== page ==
It is expensive, ranging from $179 to $259 for the largest size, but the quality is clear as soon as you touch it. It's made locally and it shows. I took the bag with me to Norway and it worked great at every point. It's looking a little weathered, as leather does, but it's still the best looking laptop bag I've ever had. Even Scott Bellware thinks it's fabulous!

This is my second item from SFBags/Waterfield and I've been very happy. If you're not into the whole leather/suede thing, they do nylon and more traditional bags for geeks as well.

About Scott

Scott Hanselman is a former professor, former Chief Architect in finance, now speaker, consultant, father, diabetic, and Microsoft employee. He is a failed stand-up comic, a cornrower, and a book author.

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Tuesday, 14 July 2009 06:51:44 UTC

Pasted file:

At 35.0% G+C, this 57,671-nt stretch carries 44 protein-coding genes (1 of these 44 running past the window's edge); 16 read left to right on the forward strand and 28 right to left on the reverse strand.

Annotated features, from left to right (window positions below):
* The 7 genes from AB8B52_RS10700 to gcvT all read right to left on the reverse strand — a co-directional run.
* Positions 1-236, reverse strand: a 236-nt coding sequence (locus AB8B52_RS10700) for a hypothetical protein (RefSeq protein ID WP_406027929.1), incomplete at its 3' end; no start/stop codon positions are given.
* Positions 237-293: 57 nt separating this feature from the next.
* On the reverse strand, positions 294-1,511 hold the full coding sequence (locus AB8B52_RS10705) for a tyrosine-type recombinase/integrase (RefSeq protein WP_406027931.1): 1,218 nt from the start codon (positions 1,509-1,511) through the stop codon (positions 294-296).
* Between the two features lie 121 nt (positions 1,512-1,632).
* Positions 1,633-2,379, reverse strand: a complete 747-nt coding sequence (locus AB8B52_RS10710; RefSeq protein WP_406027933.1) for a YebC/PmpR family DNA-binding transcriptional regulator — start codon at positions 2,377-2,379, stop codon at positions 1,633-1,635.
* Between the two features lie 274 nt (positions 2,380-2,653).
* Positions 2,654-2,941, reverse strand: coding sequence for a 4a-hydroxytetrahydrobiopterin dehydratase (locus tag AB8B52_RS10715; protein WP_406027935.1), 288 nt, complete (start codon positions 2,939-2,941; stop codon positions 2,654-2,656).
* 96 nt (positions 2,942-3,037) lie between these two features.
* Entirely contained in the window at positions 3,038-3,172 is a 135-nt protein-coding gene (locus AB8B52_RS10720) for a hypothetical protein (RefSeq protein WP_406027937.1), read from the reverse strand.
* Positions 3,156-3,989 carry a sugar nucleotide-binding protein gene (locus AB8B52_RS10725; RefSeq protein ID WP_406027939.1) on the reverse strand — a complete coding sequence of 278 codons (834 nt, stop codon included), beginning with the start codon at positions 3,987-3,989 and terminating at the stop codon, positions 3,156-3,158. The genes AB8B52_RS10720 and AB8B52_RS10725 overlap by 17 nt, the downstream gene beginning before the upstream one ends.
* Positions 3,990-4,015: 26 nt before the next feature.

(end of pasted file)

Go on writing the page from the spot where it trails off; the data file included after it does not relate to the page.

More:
Yes it's a purse, but it's a cool purse! Men can have purses too you know :-) The green+brown one is really nice. Certainly on my wishlist. Would it have enough room for a laptop + adapter and some paper work such as a notepad? Nice review.
Tuesday, 14 July 2009 06:58:33 UTC
It's nice that it doesn't really show that it holds a laptop... In bad neighbourhoods that could add a little passive protection
Tuesday, 14 July 2009 07:08:58 UTC
someone call Rory
jake
Tuesday, 14 July 2009 07:10:18 UTC
Roy, totally, it could (and does) fit that much and some more.
Tuesday, 14 July 2009 07:16:31 UTC
A purse? When I get to Portland next week you and me are going out for chicken wings, beer, and some testosterone. Time for a Bro-intervention.
Rob Conery
Tuesday, 14 July 2009 07:22:53 UTC
Tom Bihn too good for ye? it is a nice murse but for some one who power walks everywhere that thing slaping against my thigh all day would kill my laptop, netbook and winmobile.